Reports: Andrew Bogut agrees to one-year deal with Warriors' division rival

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AP

Reports: Andrew Bogut agrees to one-year deal with Warriors' division rival

With training camp right around the corner, Andrew Bogut is no longer unemployed.

The former Warriors center has agreed to a one-year deal with the Los Angeles Lakers, according to multiple national reports.

News of the agreement was first reported by The Vertical. According to Turner Sports, the deal is for the veteran minimum.

After four seasons in Oakland, Bogut started the 2016-17 season with Dallas. In February, he was traded to the 76ers, who waived him four days after the deal. Five days later, Bogut signed with the Cavs. In his first minute of action with Cleveland, the 12-year veteran suffered a season-ending leg injury.

https://twitter.com/daldridgetnt/status/909977465468145664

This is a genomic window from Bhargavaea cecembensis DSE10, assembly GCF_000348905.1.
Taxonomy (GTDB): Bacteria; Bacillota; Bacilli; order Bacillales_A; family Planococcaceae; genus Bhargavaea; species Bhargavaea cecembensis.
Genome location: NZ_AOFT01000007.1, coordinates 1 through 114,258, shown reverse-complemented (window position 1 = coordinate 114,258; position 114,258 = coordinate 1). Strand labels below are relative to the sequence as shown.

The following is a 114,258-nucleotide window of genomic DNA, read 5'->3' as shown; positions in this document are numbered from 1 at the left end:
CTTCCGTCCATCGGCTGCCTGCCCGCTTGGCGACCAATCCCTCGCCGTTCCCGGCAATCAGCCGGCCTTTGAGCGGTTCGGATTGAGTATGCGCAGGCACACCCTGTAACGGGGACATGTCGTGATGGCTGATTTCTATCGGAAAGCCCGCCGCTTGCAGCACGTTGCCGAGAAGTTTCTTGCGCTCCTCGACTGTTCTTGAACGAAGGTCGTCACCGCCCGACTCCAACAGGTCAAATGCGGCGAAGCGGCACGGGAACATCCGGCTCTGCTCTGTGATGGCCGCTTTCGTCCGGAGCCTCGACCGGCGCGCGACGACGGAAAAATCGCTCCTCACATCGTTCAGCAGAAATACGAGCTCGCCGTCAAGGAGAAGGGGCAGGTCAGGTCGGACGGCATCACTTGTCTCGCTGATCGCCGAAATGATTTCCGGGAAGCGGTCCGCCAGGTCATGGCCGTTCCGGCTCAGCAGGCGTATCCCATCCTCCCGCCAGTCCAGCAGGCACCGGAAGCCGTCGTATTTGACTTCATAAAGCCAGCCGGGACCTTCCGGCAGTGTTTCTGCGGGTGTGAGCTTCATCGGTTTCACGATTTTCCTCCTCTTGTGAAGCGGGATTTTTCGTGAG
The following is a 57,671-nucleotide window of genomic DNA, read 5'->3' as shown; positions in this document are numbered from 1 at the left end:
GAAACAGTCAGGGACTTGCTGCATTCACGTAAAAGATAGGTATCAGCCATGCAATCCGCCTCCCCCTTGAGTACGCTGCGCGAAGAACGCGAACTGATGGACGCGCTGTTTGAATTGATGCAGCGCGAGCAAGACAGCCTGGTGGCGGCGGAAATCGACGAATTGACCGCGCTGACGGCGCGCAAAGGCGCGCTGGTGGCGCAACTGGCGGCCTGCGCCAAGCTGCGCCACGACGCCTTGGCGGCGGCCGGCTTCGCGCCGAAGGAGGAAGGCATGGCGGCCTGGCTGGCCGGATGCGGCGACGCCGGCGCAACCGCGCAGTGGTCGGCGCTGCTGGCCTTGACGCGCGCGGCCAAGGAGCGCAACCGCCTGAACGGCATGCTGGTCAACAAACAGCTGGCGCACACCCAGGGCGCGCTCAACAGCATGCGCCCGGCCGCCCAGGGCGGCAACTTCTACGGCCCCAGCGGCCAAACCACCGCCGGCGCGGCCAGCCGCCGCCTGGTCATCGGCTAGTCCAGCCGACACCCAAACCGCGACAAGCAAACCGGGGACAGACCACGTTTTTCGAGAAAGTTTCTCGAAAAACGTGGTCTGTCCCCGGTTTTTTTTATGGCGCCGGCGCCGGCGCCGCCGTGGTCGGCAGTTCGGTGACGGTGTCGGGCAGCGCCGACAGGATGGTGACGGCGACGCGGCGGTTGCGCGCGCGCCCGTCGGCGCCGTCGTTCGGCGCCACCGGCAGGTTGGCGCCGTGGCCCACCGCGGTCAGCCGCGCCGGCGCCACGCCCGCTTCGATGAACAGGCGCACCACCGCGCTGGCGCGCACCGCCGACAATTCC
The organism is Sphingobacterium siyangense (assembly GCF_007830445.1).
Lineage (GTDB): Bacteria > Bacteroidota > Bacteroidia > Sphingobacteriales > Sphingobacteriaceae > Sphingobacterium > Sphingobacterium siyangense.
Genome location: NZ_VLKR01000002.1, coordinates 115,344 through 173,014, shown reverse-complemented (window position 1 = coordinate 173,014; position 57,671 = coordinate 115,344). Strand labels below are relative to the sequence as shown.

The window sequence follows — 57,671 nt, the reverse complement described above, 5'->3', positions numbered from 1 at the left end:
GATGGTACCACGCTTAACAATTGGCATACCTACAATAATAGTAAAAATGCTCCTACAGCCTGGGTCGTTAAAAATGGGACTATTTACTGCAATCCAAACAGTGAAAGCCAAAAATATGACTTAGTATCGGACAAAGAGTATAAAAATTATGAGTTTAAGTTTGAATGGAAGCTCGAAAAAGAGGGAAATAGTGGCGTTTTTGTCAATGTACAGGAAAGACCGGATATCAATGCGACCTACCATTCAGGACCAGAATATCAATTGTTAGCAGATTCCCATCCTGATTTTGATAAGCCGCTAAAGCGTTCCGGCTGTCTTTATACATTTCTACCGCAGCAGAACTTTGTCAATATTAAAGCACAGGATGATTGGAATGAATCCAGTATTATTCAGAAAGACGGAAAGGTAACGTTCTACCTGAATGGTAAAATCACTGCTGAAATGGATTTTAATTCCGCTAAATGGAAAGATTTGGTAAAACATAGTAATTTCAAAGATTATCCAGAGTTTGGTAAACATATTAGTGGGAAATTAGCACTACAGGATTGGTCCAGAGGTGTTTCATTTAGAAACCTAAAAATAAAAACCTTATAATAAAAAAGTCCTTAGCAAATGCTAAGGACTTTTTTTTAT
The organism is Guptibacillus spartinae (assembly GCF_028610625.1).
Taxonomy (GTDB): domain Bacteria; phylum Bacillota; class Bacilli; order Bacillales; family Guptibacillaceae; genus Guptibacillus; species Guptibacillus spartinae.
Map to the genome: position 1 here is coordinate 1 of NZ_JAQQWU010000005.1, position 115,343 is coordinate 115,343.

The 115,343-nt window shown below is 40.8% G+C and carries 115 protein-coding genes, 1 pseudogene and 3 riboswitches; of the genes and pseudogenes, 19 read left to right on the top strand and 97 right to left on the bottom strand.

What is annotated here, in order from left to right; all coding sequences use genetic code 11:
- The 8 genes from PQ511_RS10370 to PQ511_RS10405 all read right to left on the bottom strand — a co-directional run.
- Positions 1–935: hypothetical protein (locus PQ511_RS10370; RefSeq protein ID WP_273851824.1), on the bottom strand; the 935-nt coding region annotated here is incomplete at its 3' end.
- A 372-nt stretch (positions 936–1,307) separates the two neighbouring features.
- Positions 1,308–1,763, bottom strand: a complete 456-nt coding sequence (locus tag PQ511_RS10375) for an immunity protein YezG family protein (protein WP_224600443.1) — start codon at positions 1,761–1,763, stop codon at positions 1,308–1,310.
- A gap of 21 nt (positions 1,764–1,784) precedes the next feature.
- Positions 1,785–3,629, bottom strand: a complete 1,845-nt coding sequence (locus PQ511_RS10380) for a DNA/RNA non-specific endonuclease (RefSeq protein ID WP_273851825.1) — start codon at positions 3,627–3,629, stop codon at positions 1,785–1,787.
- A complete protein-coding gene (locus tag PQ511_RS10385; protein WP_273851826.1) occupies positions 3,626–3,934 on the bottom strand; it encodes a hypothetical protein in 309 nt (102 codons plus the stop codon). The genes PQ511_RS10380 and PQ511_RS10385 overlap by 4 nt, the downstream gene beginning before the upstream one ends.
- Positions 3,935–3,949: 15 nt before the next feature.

Bucks sign former Warriors wing

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USATI

Bucks sign former Warriors wing

Brandon Rush found a new basketball home on Monday.

The 32-year old signed with the Bucks, his agency announced on Twitter.

Rush played for the Timberwolves last season.

He averaged 4.2 points over 47 appearances (33 starts) and shot 38.6 percent from 3-point territory.

During the 2011-12 campaign in a Warriors uniform, Rush averaged a career-high 9.8 points per game, while shooting over 45 percent from deep.

After scoring 14 points in the 2012-13 season opener, he tore his ACL in Game No. 2 against the Grizzlies.

In July 2013, the Warriors traded Rush to the Jazz in the deal that brought Andre Iguodala to Golden State.

Rush returned to the Warriors in the summer of 2014 and won a ring.

During the 2015-16 season, he started 25 games and averaged 4.2 rebounds a night, and shot over 41 percent from distance.

The Blazers selected Rush with the 13th overall pick in 2008 but was traded to the Pacers two weeks later.

Drew Shiller is the co-host of Warriors Outsiders and a Web Producer at NBC Sports Bay Area. Follow him on Twitter @DrewShiller